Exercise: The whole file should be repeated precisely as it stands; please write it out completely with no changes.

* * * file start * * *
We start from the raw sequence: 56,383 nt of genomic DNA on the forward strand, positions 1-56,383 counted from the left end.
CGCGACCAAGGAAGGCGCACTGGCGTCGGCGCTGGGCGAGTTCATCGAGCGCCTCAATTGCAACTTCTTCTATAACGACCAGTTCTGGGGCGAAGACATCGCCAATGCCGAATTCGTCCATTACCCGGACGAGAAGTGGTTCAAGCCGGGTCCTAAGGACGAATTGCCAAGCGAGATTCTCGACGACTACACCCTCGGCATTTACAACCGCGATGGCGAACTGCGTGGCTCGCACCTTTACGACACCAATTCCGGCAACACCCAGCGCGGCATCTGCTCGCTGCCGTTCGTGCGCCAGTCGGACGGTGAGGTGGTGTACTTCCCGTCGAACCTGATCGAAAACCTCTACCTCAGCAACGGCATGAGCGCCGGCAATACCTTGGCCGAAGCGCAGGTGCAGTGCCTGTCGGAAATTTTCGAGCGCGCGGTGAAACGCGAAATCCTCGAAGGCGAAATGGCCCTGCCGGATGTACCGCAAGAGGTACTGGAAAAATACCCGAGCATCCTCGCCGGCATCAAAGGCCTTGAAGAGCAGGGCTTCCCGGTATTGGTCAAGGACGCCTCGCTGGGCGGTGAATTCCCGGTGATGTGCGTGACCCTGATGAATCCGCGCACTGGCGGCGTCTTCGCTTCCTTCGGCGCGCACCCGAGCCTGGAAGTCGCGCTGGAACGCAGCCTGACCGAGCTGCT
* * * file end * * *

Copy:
We start from the raw sequence: 56,383 nt of genomic DNA on the forward strand, positions 1-56,383 counted from the left end.
CGCGACCAAGGAAGGCGCACTGGCGTCGGCGCTGGGCGAGTTCATCGAGCGCCTCAATTGCAACTTCTTCTATAACGACCAGTTCTGGGGCGAAGACATCGCCAATGCCGAATTCGTCCATTACCCGGACGAGAAGTGGTTCAAGCCGGGTCCTAAGGACGAATTGCCAAGCGAGATTCTCGACGACTACACCCTCGGCATTTACAACCGCGATGGCGAACTGCGTGGCTCGCACCTTTACGACACCAATTCCGGCAACACCCAGCGCGGCATCTGCTCGCTGCCGTTCGTGCGCCAGTCGGACGGTGAGGTGGTGTACTTCCCGTCGAACCTGATCGAAAACCTCTACCTCAGCAACGGCATGAGCGCCGGCAATACCTTGGCCGAAGCGCAGGTGCAGTGCCTGTCGGAAATTTTCGAGCGCGCGGTGAAACGCGAAATCCTCGAAGGCGAAATGGCCCTGCCGGATGTACCGCAAGAGGTACTGGAAAAATACCCGAGCATCCTCGCCGGCATCAAAGGCCTTGAAGAGCAGGGCTTCCCGGTATTGGTCAAGGACGCCTCGCTGGGCGGTGAATTCCCGGTGATGTGCGTGACCCTGATGAATCCGCGCACTGGCGGCGTCTTCGCTTCCTTCGGCGCGCACCCGAGCCTGGAAGTCGCGCTGGAACGCAGCCTGACCGAGCTGCT